Will Wonders Never Cease? Falconry

article by Zoë Disher , image by Alamy

Learning intention

I am learning to examine the impact of emotive language in an article so that I can discuss the authors’ point of view in an article.

Success criteria

  • I can define the meaning of falconry and use it to help me understand this text.
  • I can talk about and discuss point of view in an article.
  • I can analyse emotive words and phrases in the text
  • I can construct a response identifying the authors’ point of view in the article.

As a class, put on the board the key question – “What is falconry?”

Using the leading question, ask students to discuss and make predictions with their thinking partner.


Encourage children to use their etymological knowledge and break the word into its two parts. Falcon + ry

For teacher reference the suffix “ry” is the reduced form of “ery” and means “place for, art of, condition of or quantity of”.”

Once there is a shared understanding of Falconry from an etymological perspective, re-engage the children by asking them if they would like to adapt their original prediction?


Have students read the first paragraph of the text and confirm if their predictions were correct.

Discuss the key question and ask the class why they think the paragraph title is “Killer instinct”.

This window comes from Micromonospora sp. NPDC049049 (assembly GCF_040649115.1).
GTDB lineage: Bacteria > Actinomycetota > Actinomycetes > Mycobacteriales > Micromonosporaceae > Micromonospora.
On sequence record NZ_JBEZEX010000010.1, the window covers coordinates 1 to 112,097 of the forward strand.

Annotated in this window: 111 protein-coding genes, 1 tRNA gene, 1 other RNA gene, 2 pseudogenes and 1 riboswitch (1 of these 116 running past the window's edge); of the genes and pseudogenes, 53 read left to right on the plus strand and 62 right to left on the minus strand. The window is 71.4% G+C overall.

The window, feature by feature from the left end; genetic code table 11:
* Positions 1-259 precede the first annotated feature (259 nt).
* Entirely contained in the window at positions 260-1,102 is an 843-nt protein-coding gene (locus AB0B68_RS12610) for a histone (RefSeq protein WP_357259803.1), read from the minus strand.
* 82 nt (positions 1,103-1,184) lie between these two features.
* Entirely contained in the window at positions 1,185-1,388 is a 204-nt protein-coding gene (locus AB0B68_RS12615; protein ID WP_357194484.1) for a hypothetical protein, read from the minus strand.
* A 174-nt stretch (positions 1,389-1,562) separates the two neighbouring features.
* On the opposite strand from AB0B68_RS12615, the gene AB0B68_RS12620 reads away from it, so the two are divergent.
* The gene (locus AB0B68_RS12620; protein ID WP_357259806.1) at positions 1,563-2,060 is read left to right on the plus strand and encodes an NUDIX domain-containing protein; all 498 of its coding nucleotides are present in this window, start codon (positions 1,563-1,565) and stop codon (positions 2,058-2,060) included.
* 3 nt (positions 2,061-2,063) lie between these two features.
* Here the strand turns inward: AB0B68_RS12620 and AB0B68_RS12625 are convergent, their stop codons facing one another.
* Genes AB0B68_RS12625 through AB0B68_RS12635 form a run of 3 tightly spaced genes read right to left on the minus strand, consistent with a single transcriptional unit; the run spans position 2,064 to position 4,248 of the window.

Discussions may include; emotive language, birds trained to kill prey and connection to the headline phrase – it’s a bird-eat-bird world.


Explain to the class that the author is presenting a point of view and explain the meaning.

Point of view is the position from which the subject matter of a text is designed to be perceived. In defining a point of view the writer of the text controls what we see and how we relate to the situation, characters or ideas in the text. English Textual Concepts.


Direct students to paragraph two and three where a different point of view is taken. As a class, read paragraph two and three.

Highlight to the class the more sympathetic and emotive headings used in these two paragraphs, Falconry in Australia and A sporting chance.


In their student workbook, have students create a table and list emotive words and phrases from each paragraph. For example.

Paragraph 1: Killer Instinct

  • Birds of prey
  • hunting
  • caught their prey

Paragraph 2: Falconry in Australia

  • aren't used for hunting
  • rehabilitate
  • free-flight
  • pest control

Paragraph 3: A sporting chance

  • scare a problem away
  • vamoose
  • clear, shoo off
  • move off

As a class, look at these key words and phrases and consider the changing Point of View within the text. For example, from a harsh, brutal art in paragraph one, the point of view or position changes in paragraph two with words such as free and rehabilitate to paragraph three which views the art of falconry as creating solutions to problems.

Encourage children to compose their own response to the question "In the text Will Wonders Never Cease: Falconry, how is the author using emotive language to position the reader, and how can we use this technique in our own writing?